| NEW YORK
NEW YORK Human rights activists seeking a ban on the use of loud music to exert psychological pressure on detainees in U.S. custody are appealing to Bruce Springsteen and Eminem to join their campaign against music as torture.
The campaign called the Zero dB project, standing for zero decibels, was launched at the end of last year by British legal charity Reprieve, which represents dozens of prisoners held at the U.S. military prison at Guantanamo Bay, Cuba.
It has already signed up British artists including David Gray, Dizzee Rascal and Massive Attack and is now setting its sights on American musicians, said Chloe Davies, a representative of Reprieve and Zero dB.
At a recent "Music and Torture" conference near New York, Davies described the experience of several former detainees including Binyam Mohamed, an Ethiopian who moved to Britain as a teenager. He was released from Guantanamo in February after nearly seven years in U.S. and Moroccan custody.
During interrogations in Morocco, Mohamed reported being physically tortured, including having his penis repeatedly cut with a scalpel, yet he said what he found hardest was having loud music blasted at him in the dark for days on end.
"After a while, I felt pretty much dead, I didn't feel I existed at all," Davies quoted Mohamed as saying.
Another former detainee, Rhuhel Ahmed, thought initially it was a joke when his captors played rapper Eminem's music, Davies said.
"But after so long, when he started to hallucinate, he said he got why they were doing it," she said, quoting Ahmed as saying, "The music torture stripped away the last sanctuary you had in your mind."
Davies said Ahmed, who was released from Guantanamo in 2004, had been trying to contact Eminem directly to explain what he went through, but "he's not taking Rhuhel's calls."
"The big people like Bruce Springsteen, who we thought would care because he's quite political, we're still trying to reach him," Davies said. "It's just so hard to get through the walls of managers."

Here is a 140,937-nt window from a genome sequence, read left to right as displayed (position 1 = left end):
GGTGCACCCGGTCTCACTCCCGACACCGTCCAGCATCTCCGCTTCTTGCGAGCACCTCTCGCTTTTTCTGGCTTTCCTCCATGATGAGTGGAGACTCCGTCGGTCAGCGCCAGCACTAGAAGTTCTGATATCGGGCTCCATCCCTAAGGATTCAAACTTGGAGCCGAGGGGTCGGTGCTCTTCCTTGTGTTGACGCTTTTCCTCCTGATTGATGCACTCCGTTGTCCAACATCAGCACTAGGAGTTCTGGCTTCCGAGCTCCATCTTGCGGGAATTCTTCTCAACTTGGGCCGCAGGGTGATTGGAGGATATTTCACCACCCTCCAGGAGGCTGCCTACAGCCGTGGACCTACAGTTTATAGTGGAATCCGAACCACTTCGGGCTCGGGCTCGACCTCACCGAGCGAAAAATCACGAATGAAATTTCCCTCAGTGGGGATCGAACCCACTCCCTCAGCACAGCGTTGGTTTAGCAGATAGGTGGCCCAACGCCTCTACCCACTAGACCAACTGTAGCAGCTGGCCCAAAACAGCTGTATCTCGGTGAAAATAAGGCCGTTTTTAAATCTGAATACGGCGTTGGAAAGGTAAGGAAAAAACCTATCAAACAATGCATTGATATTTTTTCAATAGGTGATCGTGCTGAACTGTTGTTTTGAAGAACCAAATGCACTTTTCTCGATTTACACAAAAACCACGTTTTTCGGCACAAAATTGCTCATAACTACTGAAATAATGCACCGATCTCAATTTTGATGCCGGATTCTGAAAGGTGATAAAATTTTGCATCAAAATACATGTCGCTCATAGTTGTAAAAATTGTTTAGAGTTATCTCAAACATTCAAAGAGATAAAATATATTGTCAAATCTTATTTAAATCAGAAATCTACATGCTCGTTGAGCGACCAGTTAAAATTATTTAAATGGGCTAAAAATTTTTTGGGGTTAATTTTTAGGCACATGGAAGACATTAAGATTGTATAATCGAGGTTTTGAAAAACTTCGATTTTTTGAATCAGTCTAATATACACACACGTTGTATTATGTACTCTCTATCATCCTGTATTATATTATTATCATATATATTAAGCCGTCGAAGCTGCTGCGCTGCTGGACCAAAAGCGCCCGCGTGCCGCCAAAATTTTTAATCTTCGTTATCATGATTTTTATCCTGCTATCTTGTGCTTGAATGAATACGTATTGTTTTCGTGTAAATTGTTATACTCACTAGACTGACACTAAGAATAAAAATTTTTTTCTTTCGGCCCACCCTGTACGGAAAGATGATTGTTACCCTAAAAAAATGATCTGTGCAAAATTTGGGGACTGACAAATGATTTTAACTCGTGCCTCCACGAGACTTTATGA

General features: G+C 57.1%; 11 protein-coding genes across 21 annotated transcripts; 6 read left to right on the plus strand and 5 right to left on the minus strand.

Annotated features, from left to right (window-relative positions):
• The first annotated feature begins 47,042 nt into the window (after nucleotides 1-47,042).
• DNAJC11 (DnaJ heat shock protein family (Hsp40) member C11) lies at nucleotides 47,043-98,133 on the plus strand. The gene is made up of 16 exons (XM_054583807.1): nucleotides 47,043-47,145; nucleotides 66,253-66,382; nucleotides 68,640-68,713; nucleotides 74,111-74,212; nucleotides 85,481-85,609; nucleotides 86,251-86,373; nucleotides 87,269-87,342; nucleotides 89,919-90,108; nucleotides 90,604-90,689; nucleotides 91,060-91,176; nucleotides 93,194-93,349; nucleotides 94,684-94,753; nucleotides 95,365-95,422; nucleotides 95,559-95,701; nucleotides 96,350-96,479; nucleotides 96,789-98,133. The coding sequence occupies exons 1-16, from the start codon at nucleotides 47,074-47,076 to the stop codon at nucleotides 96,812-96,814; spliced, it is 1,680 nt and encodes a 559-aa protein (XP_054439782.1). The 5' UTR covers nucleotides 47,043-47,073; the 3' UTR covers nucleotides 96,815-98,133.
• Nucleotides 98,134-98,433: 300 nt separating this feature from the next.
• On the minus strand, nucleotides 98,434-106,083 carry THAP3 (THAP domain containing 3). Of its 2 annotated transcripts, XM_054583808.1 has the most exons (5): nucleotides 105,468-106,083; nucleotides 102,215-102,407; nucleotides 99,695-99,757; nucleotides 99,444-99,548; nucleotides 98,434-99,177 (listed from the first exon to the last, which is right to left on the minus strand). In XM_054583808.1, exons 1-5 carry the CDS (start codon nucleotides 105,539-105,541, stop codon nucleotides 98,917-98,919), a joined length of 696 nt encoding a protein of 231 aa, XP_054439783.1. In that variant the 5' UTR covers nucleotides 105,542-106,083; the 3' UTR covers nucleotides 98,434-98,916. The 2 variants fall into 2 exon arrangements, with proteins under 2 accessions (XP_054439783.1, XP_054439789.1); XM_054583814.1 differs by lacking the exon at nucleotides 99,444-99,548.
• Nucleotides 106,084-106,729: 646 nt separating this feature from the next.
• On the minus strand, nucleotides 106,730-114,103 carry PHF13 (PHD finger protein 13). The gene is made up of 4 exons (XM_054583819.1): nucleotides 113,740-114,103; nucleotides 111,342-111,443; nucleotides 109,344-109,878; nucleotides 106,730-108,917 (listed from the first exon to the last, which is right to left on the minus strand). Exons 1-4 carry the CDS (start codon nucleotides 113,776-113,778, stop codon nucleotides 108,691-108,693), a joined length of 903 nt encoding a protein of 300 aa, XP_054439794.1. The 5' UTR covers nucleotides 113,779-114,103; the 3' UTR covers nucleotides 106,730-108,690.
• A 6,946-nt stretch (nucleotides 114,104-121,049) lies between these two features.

Representatives for Eminem and Springsteen did not immediately respond to Reuters requests for comment.
POSSIBLE LEGAL ACTION
Davies said Reprieve was also discussing with U.S. lawyers possible legal action that musicians may take against the U.S. government to claim compensation for copyright infringement. She said musician Trent Reznor of Nine Inch Nails was among those interested in pursuing legal action.
According to Reprieve, music that has been used ranges from heavy metal such as AC/DC, Aerosmith and Metallica to the theme tune from the children's show "Sesame Street."
Detainees also reported the use of songs with overtly American titles, such as Springsteen's "Born in the USA" and Don McLean's "American Pie," or with sexual content, such as Christina Aguilera's "Dirrty."
In one of his first acts after taking office in January, U.S. President Barack Obama said he would close Guantanamo and ordered detainees to be held in conditions that comply with the Geneva Conventions on the humane treatment of prisoners.
Thomas Keenan, director of the Human Rights Project at Bard College, which organized Friday's conference, said it was still important to push for explicit U.S. government recognition that music can amount to torture, and a ban on its use as such.
He said the U.S. Army Field Manual, which lays out how to treat detainees, does not specifically address the use of music, which has a long history of being used to exert psychological pressure by the U.S. military.
The most famous instance was in 1989 when U.S. forces blasted military dictator Manuel Noriega with loud rock music when he was holed up in the Vatican Embassy in Panama.
Keenan said it was hard to define what amounted to torture, but it was vital to address the issue.
"There's a tendency to think 'The world has changed, now we're not doing that any more, it's a thing of the past,'" Keenan told Reuters. "That worries me."
"What's needed is a debate ... a terrible debate on the benefits of torture, with or without music," Keenan said. "We need to repudiate it explicitly."
(Editing by Peter Cooney)